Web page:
Another is that [regulatory affairs] is something that is very, very important in our company, because our products are highly regulated. It has to go through high regulatory bars for approval. Then for surveillance. Periodic audits, etc. That’s part of the DNA of the company. People are very focused on complying with the regulations.
That means a lot of documents, a lot of approval cycles. These things take a long time. But on the other hand, some of the software technologies that we are trying to push out are either not regulated at all — some of the operational software technologies, for example. If we provide customers with a dashboard of how much testing they do and which instruments at which site, that’s not regulated.
Other software technologies that we have are of relatively low risk and low concern from a regulatory perspective, so we could for those move in principle much faster with much more frequent updates, maybe even as fast as once a month, which in this industry is very, very fast.
Of course, if you look at Facebook or Google, they do it several times a day. But even getting to a month, in an industry, where regulatory methodologies and habits have been entrenched, is difficult.
Distinguishing between what is important to have a lot of documentation and very diligent approval cycles, on the one hand, and then other things that can move very quickly, is difficult. Making sure that we don’t brush everything within the same brush within the company is a big change for us, even for our internal organizations and systems.
Security is Like an Onion, Not an M&M
Another change management topic is security and privacy, because that’s always a topic that comes up when people talk about the cloud. Two things there. One is that the traditional IT approach is to create impenetrable firewalls, and often lots of passwords and virtual private networks, etc. Try to have a perimeter around the organization that nobody can get in, and that way we’re safe.
But with a strategy that takes us into the cloud with lots of interconnectivity from our instruments, via Internet of Things, into our back office, into the cloud, and then to customers, it’s no longer simple to have a wall around you.
We’ve changed our security strategy to be rather than having an M&M, where you have a hard shell and then once you’re through the hard shell you’re in the middle and everything is soft, instead of that we’re using a strategy that’s more similar to an onion, where every onion peel, we have a security strategy for that. Every element in our solution, whether it’s a disk or a network or a user, everything has its own security mechanisms built in.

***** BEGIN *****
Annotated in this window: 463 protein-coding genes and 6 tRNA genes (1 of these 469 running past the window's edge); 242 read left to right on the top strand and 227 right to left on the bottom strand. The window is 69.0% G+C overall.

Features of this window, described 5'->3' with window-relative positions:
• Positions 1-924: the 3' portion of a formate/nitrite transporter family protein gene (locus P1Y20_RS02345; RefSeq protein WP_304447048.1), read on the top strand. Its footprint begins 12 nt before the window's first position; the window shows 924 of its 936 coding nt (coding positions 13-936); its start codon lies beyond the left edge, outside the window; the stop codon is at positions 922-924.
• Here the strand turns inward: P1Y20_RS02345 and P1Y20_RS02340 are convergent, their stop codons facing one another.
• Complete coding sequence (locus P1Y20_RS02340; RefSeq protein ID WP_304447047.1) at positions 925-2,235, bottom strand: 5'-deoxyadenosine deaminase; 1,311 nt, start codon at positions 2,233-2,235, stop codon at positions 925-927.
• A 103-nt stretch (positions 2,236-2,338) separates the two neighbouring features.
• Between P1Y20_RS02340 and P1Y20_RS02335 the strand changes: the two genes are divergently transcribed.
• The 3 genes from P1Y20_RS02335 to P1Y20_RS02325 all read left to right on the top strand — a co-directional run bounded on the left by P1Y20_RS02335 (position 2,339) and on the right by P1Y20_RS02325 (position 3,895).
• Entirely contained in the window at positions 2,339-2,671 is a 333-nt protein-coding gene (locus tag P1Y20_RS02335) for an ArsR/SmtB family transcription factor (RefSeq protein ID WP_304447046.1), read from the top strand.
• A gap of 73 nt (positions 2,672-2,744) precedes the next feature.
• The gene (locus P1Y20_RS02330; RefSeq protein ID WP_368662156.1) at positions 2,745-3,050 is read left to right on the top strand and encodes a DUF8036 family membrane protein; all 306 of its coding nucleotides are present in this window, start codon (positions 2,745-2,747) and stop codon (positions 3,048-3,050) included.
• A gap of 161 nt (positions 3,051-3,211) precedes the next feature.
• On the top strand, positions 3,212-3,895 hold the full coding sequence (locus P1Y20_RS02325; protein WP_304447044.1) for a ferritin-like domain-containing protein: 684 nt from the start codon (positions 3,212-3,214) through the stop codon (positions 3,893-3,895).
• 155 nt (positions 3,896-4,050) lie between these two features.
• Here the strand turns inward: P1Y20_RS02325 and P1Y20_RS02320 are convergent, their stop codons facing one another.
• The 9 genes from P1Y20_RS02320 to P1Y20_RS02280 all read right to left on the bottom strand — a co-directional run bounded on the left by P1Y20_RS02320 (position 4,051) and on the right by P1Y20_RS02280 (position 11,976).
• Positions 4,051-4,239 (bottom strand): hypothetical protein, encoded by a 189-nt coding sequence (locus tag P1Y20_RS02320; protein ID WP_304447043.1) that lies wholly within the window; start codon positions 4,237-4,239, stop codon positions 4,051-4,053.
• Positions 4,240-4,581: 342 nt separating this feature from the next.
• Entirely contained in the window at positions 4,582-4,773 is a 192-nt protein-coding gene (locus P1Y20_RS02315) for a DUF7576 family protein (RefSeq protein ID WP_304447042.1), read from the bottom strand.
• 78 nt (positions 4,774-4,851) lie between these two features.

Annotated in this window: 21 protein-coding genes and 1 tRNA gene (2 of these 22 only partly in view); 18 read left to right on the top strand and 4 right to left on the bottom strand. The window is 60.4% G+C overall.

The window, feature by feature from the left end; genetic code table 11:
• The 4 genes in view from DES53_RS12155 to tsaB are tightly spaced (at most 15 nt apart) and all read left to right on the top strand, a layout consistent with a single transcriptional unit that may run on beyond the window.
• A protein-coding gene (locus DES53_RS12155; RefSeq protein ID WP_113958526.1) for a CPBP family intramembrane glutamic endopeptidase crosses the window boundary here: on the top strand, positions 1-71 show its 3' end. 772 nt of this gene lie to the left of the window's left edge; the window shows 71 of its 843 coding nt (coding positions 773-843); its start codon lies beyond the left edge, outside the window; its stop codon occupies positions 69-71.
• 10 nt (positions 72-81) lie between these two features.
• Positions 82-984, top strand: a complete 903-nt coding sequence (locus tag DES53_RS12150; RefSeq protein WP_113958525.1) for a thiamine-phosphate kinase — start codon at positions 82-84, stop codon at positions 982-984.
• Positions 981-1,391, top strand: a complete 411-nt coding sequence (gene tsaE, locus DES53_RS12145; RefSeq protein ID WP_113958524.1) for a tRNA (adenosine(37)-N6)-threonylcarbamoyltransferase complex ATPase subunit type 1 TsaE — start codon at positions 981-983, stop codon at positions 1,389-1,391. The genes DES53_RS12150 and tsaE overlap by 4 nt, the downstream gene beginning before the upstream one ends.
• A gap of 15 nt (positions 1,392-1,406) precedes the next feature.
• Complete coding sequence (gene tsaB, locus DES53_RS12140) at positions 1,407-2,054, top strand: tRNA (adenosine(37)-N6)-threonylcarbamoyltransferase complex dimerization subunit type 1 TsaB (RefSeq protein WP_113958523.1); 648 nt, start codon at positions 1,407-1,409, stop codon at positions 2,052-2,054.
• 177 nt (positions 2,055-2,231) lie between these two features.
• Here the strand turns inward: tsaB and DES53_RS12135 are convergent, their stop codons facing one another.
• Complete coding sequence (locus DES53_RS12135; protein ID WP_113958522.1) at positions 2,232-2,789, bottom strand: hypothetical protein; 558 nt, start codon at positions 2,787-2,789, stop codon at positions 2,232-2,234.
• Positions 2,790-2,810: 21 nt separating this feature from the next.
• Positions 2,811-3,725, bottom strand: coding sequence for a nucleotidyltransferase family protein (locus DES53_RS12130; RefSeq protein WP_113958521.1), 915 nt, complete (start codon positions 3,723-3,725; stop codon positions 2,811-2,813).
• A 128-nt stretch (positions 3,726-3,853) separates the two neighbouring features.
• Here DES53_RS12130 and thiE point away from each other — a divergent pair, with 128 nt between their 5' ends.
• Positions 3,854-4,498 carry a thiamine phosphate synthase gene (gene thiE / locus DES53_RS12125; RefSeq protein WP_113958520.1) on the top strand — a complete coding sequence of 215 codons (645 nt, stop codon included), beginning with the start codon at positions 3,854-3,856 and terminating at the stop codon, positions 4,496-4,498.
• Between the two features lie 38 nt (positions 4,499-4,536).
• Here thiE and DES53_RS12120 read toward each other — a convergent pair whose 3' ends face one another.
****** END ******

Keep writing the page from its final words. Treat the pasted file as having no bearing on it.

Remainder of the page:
When I talked to customers, initially there seemed to be a lot of concerns about taking healthcare solutions into the cloud. Customers are concerned about security, privacy, etc., but I decided to do voice of the customer with the hospital CIOs, to see what they think about it.
As it turns out, their main concern is dealing with companies that don’t know what they’re doing, that don’t take security seriously. There have been, as you probably know, lots of breaches in the healthcare space. …But if somebody actually does know what they’re doing, has a good strategy, gets certifications for that from a third party, then the household CIOs are quite happy with the cloud solutions and they’re quite commonplace.
This is an important finding and an important way to communicate this kind of change internally in the company as well, because internally people also hear about security and privacy as a concern and maybe cloud is what we should be doing as a company. But as it turns out, it’s consistent with what our customers want as well.
How We Use Hackathons
One more thing is change management within R&D. My primary job responsibility is R&D and strategy. In R&D, we have extremely high retention. We are a company that’s a good place to work and many of our R&D staff have been with us for a very long time, and enjoy what they’re doing. They come to work every day helping to improve the healthcare of every person on the face of the earth.
But going to the cloud requires many new technologies and tools, new languages, new networking technologies. Privacy and security is also part of that, but in particular on the web there’s always new stuff that makes it easier to develop solutions and connect them and use mobile applications to link it with that, etc.